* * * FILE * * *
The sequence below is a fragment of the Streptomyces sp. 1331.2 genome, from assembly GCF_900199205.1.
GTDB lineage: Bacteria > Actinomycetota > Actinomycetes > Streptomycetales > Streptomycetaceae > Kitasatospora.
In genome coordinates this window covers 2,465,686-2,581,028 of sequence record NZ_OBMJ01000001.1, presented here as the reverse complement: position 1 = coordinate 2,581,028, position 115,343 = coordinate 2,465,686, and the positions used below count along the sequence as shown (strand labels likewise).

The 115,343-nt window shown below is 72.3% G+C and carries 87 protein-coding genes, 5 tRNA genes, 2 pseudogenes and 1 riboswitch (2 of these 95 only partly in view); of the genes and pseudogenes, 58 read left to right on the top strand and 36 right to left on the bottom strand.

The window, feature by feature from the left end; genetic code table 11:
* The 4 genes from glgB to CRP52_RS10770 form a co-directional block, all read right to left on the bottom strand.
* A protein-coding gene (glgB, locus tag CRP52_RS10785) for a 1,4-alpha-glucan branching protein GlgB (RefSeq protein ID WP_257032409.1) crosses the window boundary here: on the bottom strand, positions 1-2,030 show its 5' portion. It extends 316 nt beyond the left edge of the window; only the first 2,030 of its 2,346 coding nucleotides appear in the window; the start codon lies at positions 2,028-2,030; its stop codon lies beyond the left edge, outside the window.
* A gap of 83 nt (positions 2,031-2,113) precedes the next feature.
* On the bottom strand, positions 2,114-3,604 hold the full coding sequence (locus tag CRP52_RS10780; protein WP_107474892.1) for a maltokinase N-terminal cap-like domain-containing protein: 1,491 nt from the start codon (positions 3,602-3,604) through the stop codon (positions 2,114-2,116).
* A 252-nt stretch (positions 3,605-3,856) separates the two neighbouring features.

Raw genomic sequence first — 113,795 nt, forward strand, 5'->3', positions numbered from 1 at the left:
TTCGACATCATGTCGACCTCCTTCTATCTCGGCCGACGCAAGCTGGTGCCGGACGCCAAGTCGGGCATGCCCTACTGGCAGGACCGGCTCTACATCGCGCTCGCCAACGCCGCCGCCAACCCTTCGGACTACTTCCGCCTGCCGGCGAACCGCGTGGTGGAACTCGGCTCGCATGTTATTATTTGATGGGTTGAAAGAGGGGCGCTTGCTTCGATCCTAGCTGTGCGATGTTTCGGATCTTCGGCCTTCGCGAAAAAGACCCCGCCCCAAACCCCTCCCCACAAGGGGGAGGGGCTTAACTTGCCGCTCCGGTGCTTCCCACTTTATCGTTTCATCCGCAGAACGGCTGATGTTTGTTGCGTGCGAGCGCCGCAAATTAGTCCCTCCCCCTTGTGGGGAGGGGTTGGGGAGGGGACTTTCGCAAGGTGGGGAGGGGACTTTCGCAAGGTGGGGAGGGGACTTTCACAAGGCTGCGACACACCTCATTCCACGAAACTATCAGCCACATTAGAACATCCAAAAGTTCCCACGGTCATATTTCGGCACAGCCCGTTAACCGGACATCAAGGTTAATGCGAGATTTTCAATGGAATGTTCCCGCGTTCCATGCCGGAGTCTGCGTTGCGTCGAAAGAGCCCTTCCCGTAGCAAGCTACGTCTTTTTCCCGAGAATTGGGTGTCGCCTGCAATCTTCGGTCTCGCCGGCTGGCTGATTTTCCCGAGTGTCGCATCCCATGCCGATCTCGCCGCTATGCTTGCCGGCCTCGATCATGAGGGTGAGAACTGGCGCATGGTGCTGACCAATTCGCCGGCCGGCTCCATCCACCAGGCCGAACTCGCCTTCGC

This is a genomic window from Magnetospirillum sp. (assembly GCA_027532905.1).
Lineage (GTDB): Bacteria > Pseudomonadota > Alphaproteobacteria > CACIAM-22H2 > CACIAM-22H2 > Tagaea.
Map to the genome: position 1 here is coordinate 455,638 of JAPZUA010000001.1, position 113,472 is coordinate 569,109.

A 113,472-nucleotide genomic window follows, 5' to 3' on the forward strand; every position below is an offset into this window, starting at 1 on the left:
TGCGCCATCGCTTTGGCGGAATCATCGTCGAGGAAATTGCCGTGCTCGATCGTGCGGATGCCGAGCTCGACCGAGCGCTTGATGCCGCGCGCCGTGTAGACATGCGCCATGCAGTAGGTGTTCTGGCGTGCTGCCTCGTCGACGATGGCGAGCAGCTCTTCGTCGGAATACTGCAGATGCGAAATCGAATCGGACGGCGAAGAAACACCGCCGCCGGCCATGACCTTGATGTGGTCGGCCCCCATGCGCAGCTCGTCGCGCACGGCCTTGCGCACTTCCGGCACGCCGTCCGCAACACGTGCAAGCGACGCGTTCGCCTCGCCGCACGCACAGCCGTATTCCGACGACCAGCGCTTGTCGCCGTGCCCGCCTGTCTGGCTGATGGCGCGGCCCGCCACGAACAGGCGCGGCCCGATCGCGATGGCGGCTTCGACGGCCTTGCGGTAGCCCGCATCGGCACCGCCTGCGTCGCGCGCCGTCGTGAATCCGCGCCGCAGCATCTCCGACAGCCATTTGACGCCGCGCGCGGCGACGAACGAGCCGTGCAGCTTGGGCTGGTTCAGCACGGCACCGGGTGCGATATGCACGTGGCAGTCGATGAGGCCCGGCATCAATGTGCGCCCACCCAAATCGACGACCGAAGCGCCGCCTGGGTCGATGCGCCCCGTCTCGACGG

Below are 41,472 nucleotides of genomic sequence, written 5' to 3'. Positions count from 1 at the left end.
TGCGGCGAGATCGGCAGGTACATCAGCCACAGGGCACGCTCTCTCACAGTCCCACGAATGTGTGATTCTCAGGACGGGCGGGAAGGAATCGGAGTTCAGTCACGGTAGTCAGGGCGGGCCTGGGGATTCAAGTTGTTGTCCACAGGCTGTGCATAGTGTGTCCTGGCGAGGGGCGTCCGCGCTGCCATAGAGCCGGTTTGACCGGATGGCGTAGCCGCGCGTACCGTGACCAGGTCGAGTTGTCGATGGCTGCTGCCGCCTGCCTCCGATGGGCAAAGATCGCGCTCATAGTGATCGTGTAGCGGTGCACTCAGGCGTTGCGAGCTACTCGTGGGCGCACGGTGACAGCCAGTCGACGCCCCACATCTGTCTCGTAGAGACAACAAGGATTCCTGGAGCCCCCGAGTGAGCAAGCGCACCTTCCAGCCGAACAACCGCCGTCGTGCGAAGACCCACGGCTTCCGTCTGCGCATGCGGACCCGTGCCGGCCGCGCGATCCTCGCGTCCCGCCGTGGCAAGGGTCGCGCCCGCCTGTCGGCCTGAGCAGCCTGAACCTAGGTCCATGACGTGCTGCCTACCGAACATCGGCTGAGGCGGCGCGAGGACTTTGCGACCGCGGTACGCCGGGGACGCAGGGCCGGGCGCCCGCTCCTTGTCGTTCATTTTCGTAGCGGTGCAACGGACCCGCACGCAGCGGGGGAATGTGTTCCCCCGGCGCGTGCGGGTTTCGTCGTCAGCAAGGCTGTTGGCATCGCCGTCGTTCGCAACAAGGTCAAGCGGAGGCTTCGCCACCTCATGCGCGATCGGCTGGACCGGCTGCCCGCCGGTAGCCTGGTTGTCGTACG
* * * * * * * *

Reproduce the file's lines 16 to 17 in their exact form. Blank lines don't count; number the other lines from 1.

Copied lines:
A 113,472-nucleotide genomic window follows, 5' to 3' on the forward strand; every position below is an offset into this window, starting at 1 on the left:
TGCGCCATCGCTTTGGCGGAATCATCGTCGAGGAAATTGCCGTGCTCGATCGTGCGGATGCCGAGCTCGACCGAGCGCTTGATGCCGCGCGCCGTGTAGACATGCGCCATGCAGTAGGTGTTCTGGCGTGCTGCCTCGTCGACGATGGCGAGCAGCTCTTCGTCGGAATACTGCAGATGCGAAATCGAATCGGACGGCGAAGAAACACCGCCGCCGGCCATGACCTTGATGTGGTCGGCCCCCATGCGCAGCTCGTCGCGCACGGCCTTGCGCACTTCCGGCACGCCGTCCGCAACACGTGCAAGCGACGCGTTCGCCTCGCCGCACGCACAGCCGTATTCCGACGACCAGCGCTTGTCGCCGTGCCCGCCTGTCTGGCTGATGGCGCGGCCCGCCACGAACAGGCGCGGCCCGATCGCGATGGCGGCTTCGACGGCCTTGCGGTAGCCCGCATCGGCACCGCCTGCGTCGCGCGCCGTCGTGAATCCGCGCCGCAGCATCTCCGACAGCCATTTGACGCCGCGCGCGGCGACGAACGAGCCGTGCAGCTTGGGCTGGTTCAGCACGGCACCGGGTGCGATATGCACGTGGCAGTCGATGAGGCCCGGCATCAATGTGCGCCCACCCAAATCGACGACCGAAGCGCCGCCTGGGTCGATGCGCCCCGTCTCGACGG